The Schedule Needs A Few Tweaks
The IndyCar series is coming off of its first non-racing activity weekend since the weekend of April 28th. That’s a little hard to believe now that we are headed into the Fourth of July weekend. The schedule gets easier from this point going forward – in fact, it gets a little too easy. There are only two events this month, although one is a double-header – next weekend, at the streets of Toronto. Three weeks later is Mid-Ohio, while it and Sonoma are the only two races on the August calendar. Things really slow down in September. After visiting the streets of Baltimore on Labor Day weekend, there is not another race until the double-header at Houston during the weekend of October 5-6, over a month later. Then the season closes with the 500-miler at Fontana.
Hulman & Company CEO Mark Miles recognizes the inconsistency in the schedule. From racing at São Paulo on May 5th to opening weekend at Indianapolis, then qualifying weekend, Indianapolis 500 Race Weekend and then five more races over the next four weeks – it has been a very busy time for the teams. In all the time I have followed open-wheel racing, I’m not sure I have seen any of the series in charge, have an eight weekend stretch of racing activity without a single break. It wears the teams down. Now we are looking at the series trickling to a close with a five-week gap between Baltimore and Houston, before closing out the season on a Saturday night in mid-October.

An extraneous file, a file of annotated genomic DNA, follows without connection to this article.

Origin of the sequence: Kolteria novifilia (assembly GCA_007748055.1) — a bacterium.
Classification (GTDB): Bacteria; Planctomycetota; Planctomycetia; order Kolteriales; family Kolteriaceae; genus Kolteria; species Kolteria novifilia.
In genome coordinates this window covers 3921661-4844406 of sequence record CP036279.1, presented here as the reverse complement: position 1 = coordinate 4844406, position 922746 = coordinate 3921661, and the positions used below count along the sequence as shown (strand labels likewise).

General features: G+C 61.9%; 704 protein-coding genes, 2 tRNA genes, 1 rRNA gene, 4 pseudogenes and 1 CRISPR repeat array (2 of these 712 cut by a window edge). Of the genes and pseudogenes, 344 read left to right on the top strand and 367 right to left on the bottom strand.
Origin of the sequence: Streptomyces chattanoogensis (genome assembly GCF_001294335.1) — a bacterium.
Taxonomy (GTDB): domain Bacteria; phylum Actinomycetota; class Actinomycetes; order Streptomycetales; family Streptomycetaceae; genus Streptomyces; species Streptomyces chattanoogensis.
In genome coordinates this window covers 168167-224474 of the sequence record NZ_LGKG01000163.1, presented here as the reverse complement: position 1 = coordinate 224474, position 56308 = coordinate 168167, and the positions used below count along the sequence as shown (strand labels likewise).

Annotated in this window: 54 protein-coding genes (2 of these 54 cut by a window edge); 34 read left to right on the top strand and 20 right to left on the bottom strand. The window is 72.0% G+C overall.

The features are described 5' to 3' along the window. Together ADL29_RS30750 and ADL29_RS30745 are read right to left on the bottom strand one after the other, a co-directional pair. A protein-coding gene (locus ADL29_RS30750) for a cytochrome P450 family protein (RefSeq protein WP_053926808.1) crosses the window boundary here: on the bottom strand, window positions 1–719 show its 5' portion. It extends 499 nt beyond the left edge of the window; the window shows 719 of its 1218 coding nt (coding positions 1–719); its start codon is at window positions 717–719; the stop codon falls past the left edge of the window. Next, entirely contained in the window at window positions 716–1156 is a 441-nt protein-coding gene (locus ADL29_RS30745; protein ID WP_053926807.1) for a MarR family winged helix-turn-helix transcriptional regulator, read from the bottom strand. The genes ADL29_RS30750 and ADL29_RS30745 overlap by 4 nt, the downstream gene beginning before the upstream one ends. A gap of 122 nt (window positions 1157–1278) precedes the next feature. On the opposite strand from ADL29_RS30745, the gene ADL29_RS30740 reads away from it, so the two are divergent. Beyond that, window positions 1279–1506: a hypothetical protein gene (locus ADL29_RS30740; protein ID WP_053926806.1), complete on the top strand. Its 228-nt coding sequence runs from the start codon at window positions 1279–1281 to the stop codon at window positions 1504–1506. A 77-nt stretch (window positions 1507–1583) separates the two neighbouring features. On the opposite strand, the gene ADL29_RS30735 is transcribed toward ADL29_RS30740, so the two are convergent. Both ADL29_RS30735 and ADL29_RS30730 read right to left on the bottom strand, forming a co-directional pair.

I am a big believer in date equity. I think the series should look at balancing out the schedule so that it makes sense for the teams, the series and the tracks involved. We know the Indianapolis 500 runs on Memorial Day weekend. Being the traditionalist that I am, I would prefer running The Milwaukee Mile the following Sunday. Eddie Gossage wants Texas to be the first oval after Indianapolis, but the good of the series should take precedence over what a single promoter wants. Belle Isle, Iowa and Toronto should be somewhere in the first half of the summer, but ‘m not sure any of those races are date dependent.
I like the idea of Pocono running the Fourth of July weekend. I think it will be a big event in person as well as on television. Weather permitting, NASCAR will always be racing the night before at Daytona. That clears the racing calendar for Sunday afternoon for IndyCar at Pocono.
The August calendar seems fine with Sonoma and Mid-Ohio being two weeks apart, then having Baltimore on Labor Day. But here’s where I would make changes. I am a firm believer that the IndyCar series should do its best to wrap up as quickly after Labor Day as possible. Research shows that the IndyCar Series shares demographics with the NFL and College Football. Those that are very likely to tune into an IndyCar race in August are the same that will more than likely be watching the NFL on Sunday afternoon rather than a street race from Houston, for example.